Adding brain-boosting foods is only part of why many think the MIND diet had such powerful results. Decreasing brain drainers may have just as much (or more) impact on Alzheimer's risk. So what can you do now to start preventing mental decline? Focus on habits and foods that can boost your brain health and avoid those that negatively impact your body and your brain. By Jamie Vespa, MS, RD
Growing evidence seems to link saturated fat to lower cognitive function and both short- and long-term memory. Use brain-healthy olive oil instead, as diets rich in monounsaturated (and polyunsaturated) fatty acids may decrease risk of dementia. Research also indicates that swapping a portion of saturated fat in your diet with plant-based fats and whole grains may reduce your risk for heart disease.
Two factors that appear to play a role in the buildup of plaques and tangles in the brain are oxidative damage by free radicals and inflammation. Fatty cuts of beef, pork and lamb, processed meats like salami, sausages and the skin on chicken are rich in saturated fat, which should be limited to reduce inflammation.
A concentrated source of saturated fat, full-fat dairy should be consumed sparingly, because they cause inflammation in the brain. High-fat diets also lead to inflammation in other parts of the body and damage the hypothalamus area of the brain that regulates body weight.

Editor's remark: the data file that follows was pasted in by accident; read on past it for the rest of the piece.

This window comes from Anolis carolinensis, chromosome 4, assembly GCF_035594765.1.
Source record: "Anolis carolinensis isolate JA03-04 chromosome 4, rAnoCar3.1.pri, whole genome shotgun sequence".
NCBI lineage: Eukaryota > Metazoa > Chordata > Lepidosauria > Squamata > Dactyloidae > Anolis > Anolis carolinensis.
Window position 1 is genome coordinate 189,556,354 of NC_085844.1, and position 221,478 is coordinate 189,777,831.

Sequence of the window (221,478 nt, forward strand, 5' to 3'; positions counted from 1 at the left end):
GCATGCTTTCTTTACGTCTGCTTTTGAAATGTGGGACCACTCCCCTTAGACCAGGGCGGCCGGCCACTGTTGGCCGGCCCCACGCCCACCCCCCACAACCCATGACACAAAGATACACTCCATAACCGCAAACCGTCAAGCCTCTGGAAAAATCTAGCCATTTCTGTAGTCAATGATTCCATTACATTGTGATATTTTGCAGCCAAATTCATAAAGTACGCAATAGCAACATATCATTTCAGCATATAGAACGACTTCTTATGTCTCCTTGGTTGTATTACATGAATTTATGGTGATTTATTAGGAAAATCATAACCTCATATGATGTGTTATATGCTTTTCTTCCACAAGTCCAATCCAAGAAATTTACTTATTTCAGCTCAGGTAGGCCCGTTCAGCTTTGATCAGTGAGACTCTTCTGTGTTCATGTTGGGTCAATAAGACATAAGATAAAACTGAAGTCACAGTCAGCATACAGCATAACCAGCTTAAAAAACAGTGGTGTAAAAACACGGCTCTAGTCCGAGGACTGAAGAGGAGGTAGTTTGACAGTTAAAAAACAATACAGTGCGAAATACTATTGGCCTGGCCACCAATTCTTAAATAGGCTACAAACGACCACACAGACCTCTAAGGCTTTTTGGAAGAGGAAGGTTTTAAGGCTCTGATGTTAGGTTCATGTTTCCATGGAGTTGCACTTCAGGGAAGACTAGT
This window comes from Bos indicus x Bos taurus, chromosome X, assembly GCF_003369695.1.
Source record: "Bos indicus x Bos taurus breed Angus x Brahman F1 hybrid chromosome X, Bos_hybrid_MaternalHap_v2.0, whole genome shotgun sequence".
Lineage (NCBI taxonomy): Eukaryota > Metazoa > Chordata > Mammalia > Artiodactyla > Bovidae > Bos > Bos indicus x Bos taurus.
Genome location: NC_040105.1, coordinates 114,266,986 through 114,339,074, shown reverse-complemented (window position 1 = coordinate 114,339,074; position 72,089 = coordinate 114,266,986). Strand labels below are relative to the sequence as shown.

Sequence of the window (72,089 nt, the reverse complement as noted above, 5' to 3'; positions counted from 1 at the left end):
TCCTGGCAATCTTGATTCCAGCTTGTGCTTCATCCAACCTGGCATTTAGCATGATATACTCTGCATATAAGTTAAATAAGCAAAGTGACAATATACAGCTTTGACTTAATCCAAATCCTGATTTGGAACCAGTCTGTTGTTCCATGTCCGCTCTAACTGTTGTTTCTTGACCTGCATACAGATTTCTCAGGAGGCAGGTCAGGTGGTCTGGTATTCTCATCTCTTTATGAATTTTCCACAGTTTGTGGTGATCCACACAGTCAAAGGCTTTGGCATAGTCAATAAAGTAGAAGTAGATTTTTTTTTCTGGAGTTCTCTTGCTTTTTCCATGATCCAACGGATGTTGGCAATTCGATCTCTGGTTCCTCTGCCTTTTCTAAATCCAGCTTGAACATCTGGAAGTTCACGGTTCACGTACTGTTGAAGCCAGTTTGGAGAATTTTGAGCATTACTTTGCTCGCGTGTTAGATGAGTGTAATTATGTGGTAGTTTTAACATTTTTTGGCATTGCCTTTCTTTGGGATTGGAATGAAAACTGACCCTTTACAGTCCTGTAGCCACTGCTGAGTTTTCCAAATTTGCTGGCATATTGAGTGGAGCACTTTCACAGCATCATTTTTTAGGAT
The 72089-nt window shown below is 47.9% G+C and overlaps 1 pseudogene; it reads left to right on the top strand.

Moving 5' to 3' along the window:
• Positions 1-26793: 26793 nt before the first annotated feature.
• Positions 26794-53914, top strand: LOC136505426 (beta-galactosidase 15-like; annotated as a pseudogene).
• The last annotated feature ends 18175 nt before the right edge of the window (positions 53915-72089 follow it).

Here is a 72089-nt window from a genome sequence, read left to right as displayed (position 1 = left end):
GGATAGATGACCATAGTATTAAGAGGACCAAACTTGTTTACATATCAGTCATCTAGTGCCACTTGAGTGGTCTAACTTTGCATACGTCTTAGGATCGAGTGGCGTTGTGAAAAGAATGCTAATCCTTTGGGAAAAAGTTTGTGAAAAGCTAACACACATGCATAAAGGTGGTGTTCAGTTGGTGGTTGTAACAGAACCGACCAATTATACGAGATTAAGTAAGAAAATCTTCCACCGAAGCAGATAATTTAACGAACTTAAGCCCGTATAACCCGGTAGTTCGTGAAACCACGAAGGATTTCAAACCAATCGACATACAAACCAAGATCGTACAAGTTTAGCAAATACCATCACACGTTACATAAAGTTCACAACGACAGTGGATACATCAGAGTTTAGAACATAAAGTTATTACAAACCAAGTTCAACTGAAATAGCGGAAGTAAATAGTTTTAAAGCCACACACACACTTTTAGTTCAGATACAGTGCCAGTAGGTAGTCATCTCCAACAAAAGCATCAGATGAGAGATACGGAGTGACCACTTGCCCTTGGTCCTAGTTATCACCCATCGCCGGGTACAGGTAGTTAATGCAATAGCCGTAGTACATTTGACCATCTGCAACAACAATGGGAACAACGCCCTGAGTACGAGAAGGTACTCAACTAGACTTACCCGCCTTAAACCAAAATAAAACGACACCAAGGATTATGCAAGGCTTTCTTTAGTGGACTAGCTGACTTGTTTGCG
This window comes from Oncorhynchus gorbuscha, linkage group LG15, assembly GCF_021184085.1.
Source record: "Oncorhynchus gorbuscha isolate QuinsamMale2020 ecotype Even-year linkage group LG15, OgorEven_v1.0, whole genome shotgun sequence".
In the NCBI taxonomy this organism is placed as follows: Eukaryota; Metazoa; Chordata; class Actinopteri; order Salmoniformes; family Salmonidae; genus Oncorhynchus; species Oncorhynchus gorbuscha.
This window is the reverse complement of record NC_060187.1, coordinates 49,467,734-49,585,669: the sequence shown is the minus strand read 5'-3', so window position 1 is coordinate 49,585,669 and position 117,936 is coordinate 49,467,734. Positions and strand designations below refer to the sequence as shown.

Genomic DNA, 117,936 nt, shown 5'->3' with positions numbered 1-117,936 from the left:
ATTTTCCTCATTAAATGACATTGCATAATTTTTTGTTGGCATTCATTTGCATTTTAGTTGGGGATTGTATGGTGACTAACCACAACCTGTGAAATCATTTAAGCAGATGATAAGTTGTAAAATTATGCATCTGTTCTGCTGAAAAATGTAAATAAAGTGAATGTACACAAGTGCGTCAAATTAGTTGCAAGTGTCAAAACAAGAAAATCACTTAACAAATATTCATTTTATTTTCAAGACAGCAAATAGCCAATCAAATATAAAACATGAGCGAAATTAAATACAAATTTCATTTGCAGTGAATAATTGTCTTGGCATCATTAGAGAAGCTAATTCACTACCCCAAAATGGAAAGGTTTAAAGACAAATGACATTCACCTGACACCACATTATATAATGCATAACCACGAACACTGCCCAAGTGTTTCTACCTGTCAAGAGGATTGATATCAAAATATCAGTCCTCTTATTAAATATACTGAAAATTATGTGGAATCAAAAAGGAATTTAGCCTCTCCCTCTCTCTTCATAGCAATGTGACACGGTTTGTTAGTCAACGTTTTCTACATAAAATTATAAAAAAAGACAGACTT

Commercially fried foods tend to be high in saturated and trans fat which can induce inflammation. Studies show fast food causes strange effects on the body as well, including increasing impatience, making you eat too much too fast, getting you hooked on sugar, and putting you at a greater risk of depression.
Baked goods made with shortening or partially hydrogenated vegetable oils are sources of trans fat. A diet low in both added sugar and trans fats may help reduce inflammation to lower risk of dementia. Sugar can also wreak havoc on your waistline and your overall health, so eat sweets in moderation, and avoid added sugar when possible.
Apart from the calories and the saturated fat, fried foods are often cooked in hydrogenated or partially hydrogenated vegetable oils (AKA trans fat), which can raise cholesterol and increase the chance of heart disease and stroke. Frying foods also destroys nutrients and puts you at great risk for Alzheimer's and other inflammatory conditions.